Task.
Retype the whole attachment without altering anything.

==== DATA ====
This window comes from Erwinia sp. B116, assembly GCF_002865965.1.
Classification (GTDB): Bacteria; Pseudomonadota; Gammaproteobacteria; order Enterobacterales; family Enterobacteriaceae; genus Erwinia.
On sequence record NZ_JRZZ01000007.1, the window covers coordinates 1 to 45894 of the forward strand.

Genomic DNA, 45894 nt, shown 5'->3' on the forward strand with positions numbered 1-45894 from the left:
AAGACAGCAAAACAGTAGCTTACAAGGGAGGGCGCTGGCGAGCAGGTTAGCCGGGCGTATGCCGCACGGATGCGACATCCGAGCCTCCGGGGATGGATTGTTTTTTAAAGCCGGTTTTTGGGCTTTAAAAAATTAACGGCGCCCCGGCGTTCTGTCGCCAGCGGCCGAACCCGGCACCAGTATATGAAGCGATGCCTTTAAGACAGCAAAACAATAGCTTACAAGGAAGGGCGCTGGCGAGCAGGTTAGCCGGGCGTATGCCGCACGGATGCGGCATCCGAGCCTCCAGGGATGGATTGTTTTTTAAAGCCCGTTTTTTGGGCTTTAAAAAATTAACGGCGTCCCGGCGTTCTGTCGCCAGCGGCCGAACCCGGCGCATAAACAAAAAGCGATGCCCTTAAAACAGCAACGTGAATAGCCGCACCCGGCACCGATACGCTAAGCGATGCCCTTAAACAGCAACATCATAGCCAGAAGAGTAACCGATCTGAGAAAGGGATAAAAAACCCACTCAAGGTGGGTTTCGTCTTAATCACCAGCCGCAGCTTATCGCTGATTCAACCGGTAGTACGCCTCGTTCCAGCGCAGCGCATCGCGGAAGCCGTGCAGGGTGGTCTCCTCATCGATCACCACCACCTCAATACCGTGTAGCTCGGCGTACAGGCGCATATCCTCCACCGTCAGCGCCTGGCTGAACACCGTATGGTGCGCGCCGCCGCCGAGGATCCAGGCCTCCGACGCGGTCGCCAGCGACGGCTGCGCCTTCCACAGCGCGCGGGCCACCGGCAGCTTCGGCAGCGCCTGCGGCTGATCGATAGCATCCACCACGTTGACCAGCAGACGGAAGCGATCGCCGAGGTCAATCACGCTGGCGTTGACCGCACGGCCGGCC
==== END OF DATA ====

This window comes from Erwinia sp. B116, assembly GCF_002865965.1.
Classification (GTDB): Bacteria; Pseudomonadota; Gammaproteobacteria; order Enterobacterales; family Enterobacteriaceae; genus Erwinia.
On sequence record NZ_JRZZ01000007.1, the window covers coordinates 1 to 45894 of the forward strand.

Genomic DNA, 45894 nt, shown 5'->3' on the forward strand with positions numbered 1-45894 from the left:
AAGACAGCAAAACAGTAGCTTACAAGGGAGGGCGCTGGCGAGCAGGTTAGCCGGGCGTATGCCGCACGGATGCGACATCCGAGCCTCCGGGGATGGATTGTTTTTTAAAGCCGGTTTTTGGGCTTTAAAAAATTAACGGCGCCCCGGCGTTCTGTCGCCAGCGGCCGAACCCGGCACCAGTATATGAAGCGATGCCTTTAAGACAGCAAAACAATAGCTTACAAGGAAGGGCGCTGGCGAGCAGGTTAGCCGGGCGTATGCCGCACGGATGCGGCATCCGAGCCTCCAGGGATGGATTGTTTTTTAAAGCCCGTTTTTTGGGCTTTAAAAAATTAACGGCGTCCCGGCGTTCTGTCGCCAGCGGCCGAACCCGGCGCATAAACAAAAAGCGATGCCCTTAAAACAGCAACGTGAATAGCCGCACCCGGCACCGATACGCTAAGCGATGCCCTTAAACAGCAACATCATAGCCAGAAGAGTAACCGATCTGAGAAAGGGATAAAAAACCCACTCAAGGTGGGTTTCGTCTTAATCACCAGCCGCAGCTTATCGCTGATTCAACCGGTAGTACGCCTCGTTCCAGCGCAGCGCATCGCGGAAGCCGTGCAGGGTGGTCTCCTCATCGATCACCACCACCTCAATACCGTGTAGCTCGGCGTACAGGCGCATATCCTCCACCGTCAGCGCCTGGCTGAACACCGTATGGTGCGCGCCGCCGCCGAGGATCCAGGCCTCCGACGCGGTCGCCAGCGACGGCTGCGCCTTCCACAGCGCGCGGGCCACCGGCAGCTTCGGCAGCGCCTGCGGCTGATCGATAGCATCCACCACGTTGACCAGCAGACGGAAGCGATCGCCGAGGTCAATCACGCTGGCGTTGACCGCACGGCCGGCC